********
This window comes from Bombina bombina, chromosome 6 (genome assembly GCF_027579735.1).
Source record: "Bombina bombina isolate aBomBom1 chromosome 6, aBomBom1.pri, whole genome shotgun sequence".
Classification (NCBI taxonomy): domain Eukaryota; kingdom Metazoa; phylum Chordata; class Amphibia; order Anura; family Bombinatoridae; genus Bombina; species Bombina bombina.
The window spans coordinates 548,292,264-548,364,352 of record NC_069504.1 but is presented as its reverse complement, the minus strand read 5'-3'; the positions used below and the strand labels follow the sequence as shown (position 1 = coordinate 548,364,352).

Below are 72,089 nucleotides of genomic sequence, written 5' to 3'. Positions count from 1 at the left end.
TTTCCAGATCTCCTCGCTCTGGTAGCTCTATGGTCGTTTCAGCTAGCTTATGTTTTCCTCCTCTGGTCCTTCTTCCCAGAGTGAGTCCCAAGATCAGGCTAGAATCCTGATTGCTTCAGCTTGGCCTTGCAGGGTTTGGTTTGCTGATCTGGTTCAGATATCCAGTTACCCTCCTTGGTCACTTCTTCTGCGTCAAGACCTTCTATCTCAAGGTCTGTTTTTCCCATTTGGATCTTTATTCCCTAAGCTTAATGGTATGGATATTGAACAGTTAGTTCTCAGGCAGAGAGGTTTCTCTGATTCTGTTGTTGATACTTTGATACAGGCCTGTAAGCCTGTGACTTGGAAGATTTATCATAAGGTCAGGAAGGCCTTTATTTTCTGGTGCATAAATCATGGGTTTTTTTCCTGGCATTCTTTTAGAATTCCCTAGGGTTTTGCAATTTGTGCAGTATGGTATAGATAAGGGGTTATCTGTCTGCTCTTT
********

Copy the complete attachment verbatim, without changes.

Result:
This window comes from Bombina bombina, chromosome 6 (genome assembly GCF_027579735.1).
Source record: "Bombina bombina isolate aBomBom1 chromosome 6, aBomBom1.pri, whole genome shotgun sequence".
Classification (NCBI taxonomy): domain Eukaryota; kingdom Metazoa; phylum Chordata; class Amphibia; order Anura; family Bombinatoridae; genus Bombina; species Bombina bombina.
The window spans coordinates 548,292,264-548,364,352 of record NC_069504.1 but is presented as its reverse complement, the minus strand read 5'-3'; the positions used below and the strand labels follow the sequence as shown (position 1 = coordinate 548,364,352).

Below are 72,089 nucleotides of genomic sequence, written 5' to 3'. Positions count from 1 at the left end.
TTTCCAGATCTCCTCGCTCTGGTAGCTCTATGGTCGTTTCAGCTAGCTTATGTTTTCCTCCTCTGGTCCTTCTTCCCAGAGTGAGTCCCAAGATCAGGCTAGAATCCTGATTGCTTCAGCTTGGCCTTGCAGGGTTTGGTTTGCTGATCTGGTTCAGATATCCAGTTACCCTCCTTGGTCACTTCTTCTGCGTCAAGACCTTCTATCTCAAGGTCTGTTTTTCCCATTTGGATCTTTATTCCCTAAGCTTAATGGTATGGATATTGAACAGTTAGTTCTCAGGCAGAGAGGTTTCTCTGATTCTGTTGTTGATACTTTGATACAGGCCTGTAAGCCTGTGACTTGGAAGATTTATCATAAGGTCAGGAAGGCCTTTATTTTCTGGTGCATAAATCATGGGTTTTTTTCCTGGCATTCTTTTAGAATTCCCTAGGGTTTTGCAATTTGTGCAGTATGGTATAGATAAGGGGTTATCTGTCTGCTCTTT